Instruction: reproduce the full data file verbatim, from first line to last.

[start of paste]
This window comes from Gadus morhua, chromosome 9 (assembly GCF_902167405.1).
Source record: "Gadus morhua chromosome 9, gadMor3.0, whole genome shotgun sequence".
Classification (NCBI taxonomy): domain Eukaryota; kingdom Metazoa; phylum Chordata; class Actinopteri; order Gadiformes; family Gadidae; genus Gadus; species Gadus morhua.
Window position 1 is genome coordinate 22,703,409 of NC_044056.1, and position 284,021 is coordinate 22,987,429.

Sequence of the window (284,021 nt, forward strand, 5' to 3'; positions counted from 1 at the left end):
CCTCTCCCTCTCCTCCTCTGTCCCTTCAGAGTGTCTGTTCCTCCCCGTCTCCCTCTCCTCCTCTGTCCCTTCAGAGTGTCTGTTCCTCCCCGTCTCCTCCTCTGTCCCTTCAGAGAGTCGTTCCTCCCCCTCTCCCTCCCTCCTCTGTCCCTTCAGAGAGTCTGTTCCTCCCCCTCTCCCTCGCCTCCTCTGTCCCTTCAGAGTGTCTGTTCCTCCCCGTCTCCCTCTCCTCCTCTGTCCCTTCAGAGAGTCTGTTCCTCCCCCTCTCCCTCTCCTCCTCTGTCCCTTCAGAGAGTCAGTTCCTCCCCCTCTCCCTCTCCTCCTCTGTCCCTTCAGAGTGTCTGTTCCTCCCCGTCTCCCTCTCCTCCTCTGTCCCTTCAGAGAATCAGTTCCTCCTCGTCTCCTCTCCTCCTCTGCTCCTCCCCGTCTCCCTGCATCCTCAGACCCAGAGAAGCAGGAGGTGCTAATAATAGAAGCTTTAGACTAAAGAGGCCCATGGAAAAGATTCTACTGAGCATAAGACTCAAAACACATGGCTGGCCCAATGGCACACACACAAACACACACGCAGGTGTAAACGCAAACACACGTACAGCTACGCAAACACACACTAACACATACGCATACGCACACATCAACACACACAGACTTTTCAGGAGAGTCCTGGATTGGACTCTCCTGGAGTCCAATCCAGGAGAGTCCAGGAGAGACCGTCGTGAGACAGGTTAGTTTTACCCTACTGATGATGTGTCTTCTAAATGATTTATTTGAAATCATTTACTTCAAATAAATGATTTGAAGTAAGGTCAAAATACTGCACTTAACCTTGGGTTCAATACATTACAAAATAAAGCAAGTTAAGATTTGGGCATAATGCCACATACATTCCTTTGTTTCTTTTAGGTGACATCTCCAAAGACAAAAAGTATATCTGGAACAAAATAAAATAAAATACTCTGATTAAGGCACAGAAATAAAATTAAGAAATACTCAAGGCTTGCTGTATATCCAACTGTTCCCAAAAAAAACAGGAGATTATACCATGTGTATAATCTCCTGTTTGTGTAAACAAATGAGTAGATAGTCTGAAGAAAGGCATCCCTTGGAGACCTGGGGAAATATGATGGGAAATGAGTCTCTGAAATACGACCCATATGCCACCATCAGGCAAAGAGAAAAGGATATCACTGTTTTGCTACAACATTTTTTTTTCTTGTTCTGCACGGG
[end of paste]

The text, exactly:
This window comes from Gadus morhua, chromosome 9 (assembly GCF_902167405.1).
Source record: "Gadus morhua chromosome 9, gadMor3.0, whole genome shotgun sequence".
Classification (NCBI taxonomy): domain Eukaryota; kingdom Metazoa; phylum Chordata; class Actinopteri; order Gadiformes; family Gadidae; genus Gadus; species Gadus morhua.
Window position 1 is genome coordinate 22,703,409 of NC_044056.1, and position 284,021 is coordinate 22,987,429.

Sequence of the window (284,021 nt, forward strand, 5' to 3'; positions counted from 1 at the left end):
CCTCTCCCTCTCCTCCTCTGTCCCTTCAGAGTGTCTGTTCCTCCCCGTCTCCCTCTCCTCCTCTGTCCCTTCAGAGTGTCTGTTCCTCCCCGTCTCCTCCTCTGTCCCTTCAGAGAGTCGTTCCTCCCCCTCTCCCTCCCTCCTCTGTCCCTTCAGAGAGTCTGTTCCTCCCCCTCTCCCTCGCCTCCTCTGTCCCTTCAGAGTGTCTGTTCCTCCCCGTCTCCCTCTCCTCCTCTGTCCCTTCAGAGAGTCTGTTCCTCCCCCTCTCCCTCTCCTCCTCTGTCCCTTCAGAGAGTCAGTTCCTCCCCCTCTCCCTCTCCTCCTCTGTCCCTTCAGAGTGTCTGTTCCTCCCCGTCTCCCTCTCCTCCTCTGTCCCTTCAGAGAATCAGTTCCTCCTCGTCTCCTCTCCTCCTCTGCTCCTCCCCGTCTCCCTGCATCCTCAGACCCAGAGAAGCAGGAGGTGCTAATAATAGAAGCTTTAGACTAAAGAGGCCCATGGAAAAGATTCTACTGAGCATAAGACTCAAAACACATGGCTGGCCCAATGGCACACACACAAACACACACGCAGGTGTAAACGCAAACACACGTACAGCTACGCAAACACACACTAACACATACGCATACGCACACATCAACACACACAGACTTTTCAGGAGAGTCCTGGATTGGACTCTCCTGGAGTCCAATCCAGGAGAGTCCAGGAGAGACCGTCGTGAGACAGGTTAGTTTTACCCTACTGATGATGTGTCTTCTAAATGATTTATTTGAAATCATTTACTTCAAATAAATGATTTGAAGTAAGGTCAAAATACTGCACTTAACCTTGGGTTCAATACATTACAAAATAAAGCAAGTTAAGATTTGGGCATAATGCCACATACATTCCTTTGTTTCTTTTAGGTGACATCTCCAAAGACAAAAAGTATATCTGGAACAAAATAAAATAAAATACTCTGATTAAGGCACAGAAATAAAATTAAGAAATACTCAAGGCTTGCTGTATATCCAACTGTTCCCAAAAAAAACAGGAGATTATACCATGTGTATAATCTCCTGTTTGTGTAAACAAATGAGTAGATAGTCTGAAGAAAGGCATCCCTTGGAGACCTGGGGAAATATGATGGGAAATGAGTCTCTGAAATACGACCCATATGCCACCATCAGGCAAAGAGAAAAGGATATCACTGTTTTGCTACAACATTTTTTTTTCTTGTTCTGCACGGG